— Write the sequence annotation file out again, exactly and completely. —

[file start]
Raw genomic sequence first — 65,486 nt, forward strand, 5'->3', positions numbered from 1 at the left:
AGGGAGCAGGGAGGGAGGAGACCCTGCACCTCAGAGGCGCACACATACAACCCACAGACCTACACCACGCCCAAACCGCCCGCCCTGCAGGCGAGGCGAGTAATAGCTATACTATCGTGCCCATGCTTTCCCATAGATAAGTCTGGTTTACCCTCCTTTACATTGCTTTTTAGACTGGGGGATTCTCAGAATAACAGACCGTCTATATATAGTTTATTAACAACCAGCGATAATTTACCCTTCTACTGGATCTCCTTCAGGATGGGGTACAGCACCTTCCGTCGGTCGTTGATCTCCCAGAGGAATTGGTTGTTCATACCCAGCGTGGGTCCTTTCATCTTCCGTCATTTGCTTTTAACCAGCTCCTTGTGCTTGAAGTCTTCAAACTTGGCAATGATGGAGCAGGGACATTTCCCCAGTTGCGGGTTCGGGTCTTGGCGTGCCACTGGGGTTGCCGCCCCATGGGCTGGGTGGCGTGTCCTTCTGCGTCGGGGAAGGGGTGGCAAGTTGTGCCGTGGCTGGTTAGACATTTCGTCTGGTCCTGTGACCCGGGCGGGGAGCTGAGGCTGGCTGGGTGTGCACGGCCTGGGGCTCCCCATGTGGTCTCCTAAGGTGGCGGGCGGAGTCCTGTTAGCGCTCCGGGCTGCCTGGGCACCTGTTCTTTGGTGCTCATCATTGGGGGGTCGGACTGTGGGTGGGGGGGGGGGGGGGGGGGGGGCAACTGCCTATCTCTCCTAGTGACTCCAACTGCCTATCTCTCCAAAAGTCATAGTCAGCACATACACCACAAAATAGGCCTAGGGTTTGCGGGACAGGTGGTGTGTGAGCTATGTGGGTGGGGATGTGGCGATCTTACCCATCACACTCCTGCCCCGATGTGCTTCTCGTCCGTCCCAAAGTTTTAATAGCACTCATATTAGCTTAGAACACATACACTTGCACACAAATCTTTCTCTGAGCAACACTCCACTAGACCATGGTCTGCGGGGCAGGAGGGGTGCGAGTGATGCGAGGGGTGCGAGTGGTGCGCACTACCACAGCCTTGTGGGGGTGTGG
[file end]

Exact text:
Raw genomic sequence first — 65,486 nt, forward strand, 5'->3', positions numbered from 1 at the left:
AGGGAGCAGGGAGGGAGGAGACCCTGCACCTCAGAGGCGCACACATACAACCCACAGACCTACACCACGCCCAAACCGCCCGCCCTGCAGGCGAGGCGAGTAATAGCTATACTATCGTGCCCATGCTTTCCCATAGATAAGTCTGGTTTACCCTCCTTTACATTGCTTTTTAGACTGGGGGATTCTCAGAATAACAGACCGTCTATATATAGTTTATTAACAACCAGCGATAATTTACCCTTCTACTGGATCTCCTTCAGGATGGGGTACAGCACCTTCCGTCGGTCGTTGATCTCCCAGAGGAATTGGTTGTTCATACCCAGCGTGGGTCCTTTCATCTTCCGTCATTTGCTTTTAACCAGCTCCTTGTGCTTGAAGTCTTCAAACTTGGCAATGATGGAGCAGGGACATTTCCCCAGTTGCGGGTTCGGGTCTTGGCGTGCCACTGGGGTTGCCGCCCCATGGGCTGGGTGGCGTGTCCTTCTGCGTCGGGGAAGGGGTGGCAAGTTGTGCCGTGGCTGGTTAGACATTTCGTCTGGTCCTGTGACCCGGGCGGGGAGCTGAGGCTGGCTGGGTGTGCACGGCCTGGGGCTCCCCATGTGGTCTCCTAAGGTGGCGGGCGGAGTCCTGTTAGCGCTCCGGGCTGCCTGGGCACCTGTTCTTTGGTGCTCATCATTGGGGGGTCGGACTGTGGGTGGGGGGGGGGGGGGGGGGGGGGCAACTGCCTATCTCTCCTAGTGACTCCAACTGCCTATCTCTCCAAAAGTCATAGTCAGCACATACACCACAAAATAGGCCTAGGGTTTGCGGGACAGGTGGTGTGTGAGCTATGTGGGTGGGGATGTGGCGATCTTACCCATCACACTCCTGCCCCGATGTGCTTCTCGTCCGTCCCAAAGTTTTAATAGCACTCATATTAGCTTAGAACACATACACTTGCACACAAATCTTTCTCTGAGCAACACTCCACTAGACCATGGTCTGCGGGGCAGGAGGGGTGCGAGTGATGCGAGGGGTGCGAGTGGTGCGCACTACCACAGCCTTGTGGGGGTGTGG